In the contemporary world, different systems of knowledge, philosophies, and techniques of the self, understandings of normality and pathology, illness and healing, are increasingly engaged in a dialogue with each other in the lives, on the bodies, and in the imagination of people.
The terms of this dialogue are often unequal and painful, yet they are also productive of new subjectivities and new voices. It is the task of a renewed psychological anthropology to study and reflect on these processes. Topics to be covered in this class include new forms of the subject and ethics at the intersection of psychical/psychiatric, political, and religious processes and discourses; ethno-psychiatry, psychoanalysis, the psychology of colonization and racism; anthropological approaches to possession and altered states, emotion, culture, and the imagination, madness and mental illness.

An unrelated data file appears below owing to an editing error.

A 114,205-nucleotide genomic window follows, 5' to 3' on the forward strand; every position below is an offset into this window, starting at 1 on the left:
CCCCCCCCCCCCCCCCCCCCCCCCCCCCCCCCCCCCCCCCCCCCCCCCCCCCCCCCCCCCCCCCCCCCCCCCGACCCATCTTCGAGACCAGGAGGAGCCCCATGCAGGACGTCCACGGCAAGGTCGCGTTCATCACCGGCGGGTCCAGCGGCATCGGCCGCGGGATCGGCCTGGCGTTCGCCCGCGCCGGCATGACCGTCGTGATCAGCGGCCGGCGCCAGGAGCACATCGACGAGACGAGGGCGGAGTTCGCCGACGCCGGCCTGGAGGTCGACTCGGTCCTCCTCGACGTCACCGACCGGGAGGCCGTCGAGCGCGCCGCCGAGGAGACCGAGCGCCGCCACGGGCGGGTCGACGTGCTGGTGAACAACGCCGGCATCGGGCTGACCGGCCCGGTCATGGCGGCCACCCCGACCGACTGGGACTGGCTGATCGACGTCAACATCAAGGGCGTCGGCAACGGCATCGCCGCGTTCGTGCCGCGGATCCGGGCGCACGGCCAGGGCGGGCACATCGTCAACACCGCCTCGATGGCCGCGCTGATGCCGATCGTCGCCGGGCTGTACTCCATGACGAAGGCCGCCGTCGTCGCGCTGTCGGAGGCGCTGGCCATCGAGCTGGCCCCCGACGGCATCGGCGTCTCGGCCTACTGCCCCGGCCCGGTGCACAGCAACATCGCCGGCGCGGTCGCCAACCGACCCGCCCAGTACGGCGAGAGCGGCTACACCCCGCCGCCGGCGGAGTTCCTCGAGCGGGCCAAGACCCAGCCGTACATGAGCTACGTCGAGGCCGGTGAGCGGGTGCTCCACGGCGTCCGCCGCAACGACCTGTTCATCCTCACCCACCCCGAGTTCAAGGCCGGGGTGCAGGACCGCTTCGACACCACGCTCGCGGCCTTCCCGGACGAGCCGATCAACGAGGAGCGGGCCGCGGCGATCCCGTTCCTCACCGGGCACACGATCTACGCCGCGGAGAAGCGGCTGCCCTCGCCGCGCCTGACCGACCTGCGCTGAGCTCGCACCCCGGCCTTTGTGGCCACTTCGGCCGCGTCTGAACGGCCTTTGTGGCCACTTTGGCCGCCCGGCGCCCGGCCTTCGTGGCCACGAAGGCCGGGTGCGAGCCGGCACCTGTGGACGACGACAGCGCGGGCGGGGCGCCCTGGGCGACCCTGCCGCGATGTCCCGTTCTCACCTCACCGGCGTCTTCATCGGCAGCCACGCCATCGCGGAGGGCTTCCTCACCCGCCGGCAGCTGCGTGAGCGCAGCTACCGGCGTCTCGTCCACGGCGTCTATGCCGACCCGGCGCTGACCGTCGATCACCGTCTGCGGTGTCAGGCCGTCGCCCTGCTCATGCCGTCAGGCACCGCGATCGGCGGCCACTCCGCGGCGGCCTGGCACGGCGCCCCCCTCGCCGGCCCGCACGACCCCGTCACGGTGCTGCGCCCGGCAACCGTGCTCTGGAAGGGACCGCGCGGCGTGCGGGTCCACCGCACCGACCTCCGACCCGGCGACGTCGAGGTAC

The specific stress will be on the stakes of anthropology of the psyche today, for an understanding of power and subjugation, delusion and the imagination, violence, and the possibility of new forms of life.